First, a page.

Recorded hate crime incidents increase in Suffolk and Essex

The number of hate crimes recorded by police in Suffolk and Essex increased in 2020/21 as national figures hit an all-time high, the latest statistics have revealed.

Home Office data, released on Tuesday, showed there were a total of 962 hate crimes in Suffolk in the year ending March 2021 – up from 866 in 2019/20 – a 11% increase.

While the number of racially motivated offenses increased by 13%, from 574 in 2019/20 to 653 in 2020/21,

Hate crimes related to sexual orientation have also increased, from 151 incidents in 2019/20 to 189 in March of this year.

In Essex, the total number of hate crime incidents increased by 13% (from 3,413 to 3,845) in the year ending March 2021.

Essex has also seen a sharp increase in racially motivated incidents, from 2,244 in 2019/20 to 2,675, a 19% increase.

The numbers also showed an increase in hate crimes against people with disabilities in Essex – from 478 incidents in 2019/20 to 521 in the year through March 2021.

Nationally, the number of hate crimes recorded by police in England and Wales has reached an all-time high – with a 12% increase in racially motivated incidents.

In the year ending March 2021, 124,091 hate crimes were recorded, including 92,052 racial hate crimes, 6,377 religious hate crimes, 18,596 hate crimes related to sexual orientation, 9,943 crimes hate crimes related to disability and 2,799 transgender hate crimes.

The numbers have increased every year since the records began in 2011-12, according to the numbers.

The Home Office said the increases were driven by improvements in registration, growing awareness and better identification of what constitutes hate crime.

However, there have been spikes in hate crimes following some events such as the EU referendum and the 2017 terrorist attacks.

This week is National Hate Crime Awareness Week, and Inspector Vicky McParland of Suffolk Police has urged victims and witnesses to continue reporting the incidents.

Inspector Vicky McParland, Suffolk Police
– Credit: Suffolk Police

“The attacks on our diverse Suffolk community, unfortunately, continue to be a problem,” she said.

“These attacks can be verbal, physical or online and the victim can suffer lasting physical injury, mental and / or emotional trauma, and ultimately leave many people feeling unsafe at home or going about their daily lives.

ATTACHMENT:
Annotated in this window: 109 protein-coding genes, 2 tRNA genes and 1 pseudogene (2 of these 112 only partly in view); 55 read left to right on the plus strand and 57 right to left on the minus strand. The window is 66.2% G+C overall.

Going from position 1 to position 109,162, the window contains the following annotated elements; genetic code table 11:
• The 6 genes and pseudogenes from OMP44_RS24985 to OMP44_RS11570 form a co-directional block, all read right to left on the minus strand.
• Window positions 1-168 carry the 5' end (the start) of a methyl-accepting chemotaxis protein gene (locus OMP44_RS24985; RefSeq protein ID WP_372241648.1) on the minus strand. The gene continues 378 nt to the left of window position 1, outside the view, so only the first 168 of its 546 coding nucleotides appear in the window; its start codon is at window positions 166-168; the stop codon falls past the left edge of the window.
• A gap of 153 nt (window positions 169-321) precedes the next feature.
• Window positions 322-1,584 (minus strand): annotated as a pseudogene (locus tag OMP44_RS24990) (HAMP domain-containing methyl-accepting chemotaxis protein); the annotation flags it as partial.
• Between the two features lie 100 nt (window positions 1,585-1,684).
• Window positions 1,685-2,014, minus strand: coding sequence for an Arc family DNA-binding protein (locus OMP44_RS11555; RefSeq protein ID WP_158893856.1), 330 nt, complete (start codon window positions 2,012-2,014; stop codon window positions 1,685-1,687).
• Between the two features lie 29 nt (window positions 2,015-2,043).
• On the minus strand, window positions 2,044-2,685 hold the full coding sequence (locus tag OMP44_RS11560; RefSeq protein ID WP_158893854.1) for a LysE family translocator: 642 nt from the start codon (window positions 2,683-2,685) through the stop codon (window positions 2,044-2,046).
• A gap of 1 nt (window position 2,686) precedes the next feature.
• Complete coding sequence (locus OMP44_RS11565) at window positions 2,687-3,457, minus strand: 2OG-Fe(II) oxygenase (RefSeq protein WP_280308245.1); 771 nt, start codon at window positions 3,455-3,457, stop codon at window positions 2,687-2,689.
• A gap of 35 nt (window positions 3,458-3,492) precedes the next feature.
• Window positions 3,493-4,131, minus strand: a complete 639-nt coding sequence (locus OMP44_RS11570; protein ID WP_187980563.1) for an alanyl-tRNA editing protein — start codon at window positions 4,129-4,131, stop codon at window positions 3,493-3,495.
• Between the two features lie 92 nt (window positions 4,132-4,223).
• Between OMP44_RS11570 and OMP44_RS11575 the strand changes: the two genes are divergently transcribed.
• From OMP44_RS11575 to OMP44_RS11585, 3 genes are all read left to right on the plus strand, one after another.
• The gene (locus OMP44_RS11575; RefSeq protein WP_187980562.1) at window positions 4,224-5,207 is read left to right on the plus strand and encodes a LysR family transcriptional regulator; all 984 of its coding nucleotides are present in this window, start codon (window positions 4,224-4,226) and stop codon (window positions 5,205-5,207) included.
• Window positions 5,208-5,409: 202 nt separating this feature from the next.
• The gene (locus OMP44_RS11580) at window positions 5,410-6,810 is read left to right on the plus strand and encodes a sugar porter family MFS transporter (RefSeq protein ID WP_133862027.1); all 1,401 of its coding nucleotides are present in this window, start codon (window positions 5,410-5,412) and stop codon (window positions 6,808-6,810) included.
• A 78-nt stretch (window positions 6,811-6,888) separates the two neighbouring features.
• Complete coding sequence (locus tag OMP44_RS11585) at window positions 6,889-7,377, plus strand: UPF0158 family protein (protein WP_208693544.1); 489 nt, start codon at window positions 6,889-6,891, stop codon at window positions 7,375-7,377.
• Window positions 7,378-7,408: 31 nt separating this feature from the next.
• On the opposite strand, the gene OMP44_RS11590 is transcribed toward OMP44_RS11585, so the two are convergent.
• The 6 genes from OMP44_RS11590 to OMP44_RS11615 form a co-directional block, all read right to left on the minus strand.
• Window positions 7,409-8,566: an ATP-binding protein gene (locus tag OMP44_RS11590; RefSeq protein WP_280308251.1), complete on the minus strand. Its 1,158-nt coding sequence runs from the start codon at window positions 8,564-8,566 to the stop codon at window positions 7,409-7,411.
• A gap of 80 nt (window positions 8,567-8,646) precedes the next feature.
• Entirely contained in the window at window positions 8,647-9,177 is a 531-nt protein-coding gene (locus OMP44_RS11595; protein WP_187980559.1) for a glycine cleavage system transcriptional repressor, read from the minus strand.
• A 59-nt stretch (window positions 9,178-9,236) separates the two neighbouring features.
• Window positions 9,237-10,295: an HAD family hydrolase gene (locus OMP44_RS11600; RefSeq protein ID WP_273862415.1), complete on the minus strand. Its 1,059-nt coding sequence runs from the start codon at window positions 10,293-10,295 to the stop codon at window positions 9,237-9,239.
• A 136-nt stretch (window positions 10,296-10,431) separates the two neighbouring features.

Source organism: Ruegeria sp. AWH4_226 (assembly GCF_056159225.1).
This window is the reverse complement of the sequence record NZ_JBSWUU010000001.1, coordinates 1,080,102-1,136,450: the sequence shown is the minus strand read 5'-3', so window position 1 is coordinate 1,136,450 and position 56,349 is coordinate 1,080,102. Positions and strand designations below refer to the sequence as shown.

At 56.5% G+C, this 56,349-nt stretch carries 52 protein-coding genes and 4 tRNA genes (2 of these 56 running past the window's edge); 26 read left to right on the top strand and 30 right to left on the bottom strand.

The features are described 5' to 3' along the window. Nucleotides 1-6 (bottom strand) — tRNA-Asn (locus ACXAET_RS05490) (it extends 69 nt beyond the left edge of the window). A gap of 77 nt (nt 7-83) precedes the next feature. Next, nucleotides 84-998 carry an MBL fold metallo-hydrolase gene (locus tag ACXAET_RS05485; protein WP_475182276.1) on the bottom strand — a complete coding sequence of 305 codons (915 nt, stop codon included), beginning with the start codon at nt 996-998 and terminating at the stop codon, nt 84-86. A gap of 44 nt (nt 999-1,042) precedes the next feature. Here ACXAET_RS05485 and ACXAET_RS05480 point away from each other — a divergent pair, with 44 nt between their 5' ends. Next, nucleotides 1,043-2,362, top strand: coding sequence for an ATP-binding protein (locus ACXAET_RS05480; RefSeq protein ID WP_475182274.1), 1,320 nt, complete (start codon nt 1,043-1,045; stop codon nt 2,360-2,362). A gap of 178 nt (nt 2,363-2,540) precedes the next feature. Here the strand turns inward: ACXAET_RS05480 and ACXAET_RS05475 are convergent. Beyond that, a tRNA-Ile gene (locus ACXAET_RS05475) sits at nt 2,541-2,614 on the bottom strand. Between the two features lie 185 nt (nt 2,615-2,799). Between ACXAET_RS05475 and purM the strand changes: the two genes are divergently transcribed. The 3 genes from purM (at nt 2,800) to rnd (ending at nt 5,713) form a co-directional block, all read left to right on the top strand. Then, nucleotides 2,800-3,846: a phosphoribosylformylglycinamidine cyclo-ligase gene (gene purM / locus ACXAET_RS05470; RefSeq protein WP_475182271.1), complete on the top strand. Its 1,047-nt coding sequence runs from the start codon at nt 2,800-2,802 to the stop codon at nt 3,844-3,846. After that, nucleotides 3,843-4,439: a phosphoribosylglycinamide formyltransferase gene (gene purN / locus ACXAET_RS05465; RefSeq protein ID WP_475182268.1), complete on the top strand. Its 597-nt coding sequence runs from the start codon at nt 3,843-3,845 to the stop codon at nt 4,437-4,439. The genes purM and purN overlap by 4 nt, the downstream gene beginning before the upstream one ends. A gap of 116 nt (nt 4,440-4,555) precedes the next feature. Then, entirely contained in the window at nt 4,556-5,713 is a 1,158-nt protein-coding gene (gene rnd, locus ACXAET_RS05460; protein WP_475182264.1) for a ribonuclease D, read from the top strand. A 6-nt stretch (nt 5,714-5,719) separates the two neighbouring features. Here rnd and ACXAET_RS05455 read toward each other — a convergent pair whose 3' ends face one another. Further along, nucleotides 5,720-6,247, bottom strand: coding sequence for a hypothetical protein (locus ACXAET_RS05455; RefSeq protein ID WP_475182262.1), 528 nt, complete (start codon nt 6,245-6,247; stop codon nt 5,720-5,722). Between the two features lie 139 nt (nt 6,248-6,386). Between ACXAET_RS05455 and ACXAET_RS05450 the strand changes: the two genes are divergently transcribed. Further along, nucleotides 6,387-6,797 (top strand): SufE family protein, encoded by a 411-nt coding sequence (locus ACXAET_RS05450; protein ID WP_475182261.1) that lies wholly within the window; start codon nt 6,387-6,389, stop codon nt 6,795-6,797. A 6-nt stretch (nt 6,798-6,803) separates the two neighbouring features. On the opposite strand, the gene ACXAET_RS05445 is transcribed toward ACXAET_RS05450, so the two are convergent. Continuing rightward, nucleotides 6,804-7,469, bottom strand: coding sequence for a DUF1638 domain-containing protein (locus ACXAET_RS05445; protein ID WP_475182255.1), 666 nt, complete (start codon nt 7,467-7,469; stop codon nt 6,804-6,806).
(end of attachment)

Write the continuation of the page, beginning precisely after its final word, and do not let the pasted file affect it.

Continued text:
“Every hate crime that goes unreported is a missed opportunity to support the victim.

“Only by increasing reporting will we be able to fully understand the extent of hate crimes and I therefore take this opportunity to urge victims and witnesses to continue reporting incidents to the police or any agency. third-party reporting across the county. ”

Tim Passmore, Tory Suffolk Police and Crime Commissioner for Suffolk, said county residents stood at ...

Suffolk Police and Crime Commissioner Tim Passmore
– Credit: Archant

Tim Passmore, Suffolk Police and Crime Commissioner, said: “Everyone has the right to live safely in Suffolk without fear of prejudice or discrimination.

“It goes without saying that we need to treat each other with respect, but if we don’t, we need to support victims of discrimination and ensure they have the confidence to report.”

Tom Edwards, Deputy Director of Victim Support Services, said: “It is of great concern that there has been a significant increase in hate crime cases in Suffolk.

“Despite the fact that hate crimes are underreported, we still see a high number of victims seeking help, especially as a result of racist hate crimes, and we know all too well the devastating impact they can have. to have.

“Victims not only live with the pain and suffer from being faced with horrific abuse, but it undermines their sense of security, well-being and self-esteem, which takes years to rebuild.

“We want victims to know that hate crimes are a serious offense and that support is available to anyone who needs it. No one should ever fear being abused or discriminated against for who they are. “

Superintendent Richard Melton is the Essex Police Hate Crimes Officer

Superintendent Richard Melton is the Essex Police Hate Crimes Officer
– Credit: Essex Police

Essex Police Superintendent Richard Melton said hate crimes would not be tolerated in the county.

He said: “We want people to come forward and deal with people who commit crimes against them. This is wrong and must be challenged.

“This information will allow us to identify themes and take targeted action.

“We recognize the problems that hate crimes cause and how they can escalate. What starts out as low-level anti-social behavior can turn into community tensions.

“Tensions then normalize hatred, hatred then grows, and we have crimes committed by people motivated by hate.

“We deal with issues at the community level and learn every day how to deal with hate crimes more effectively, and we become more effective by working with the Crown Prosecution Service (CPS) to achieve better outcomes for victims. “

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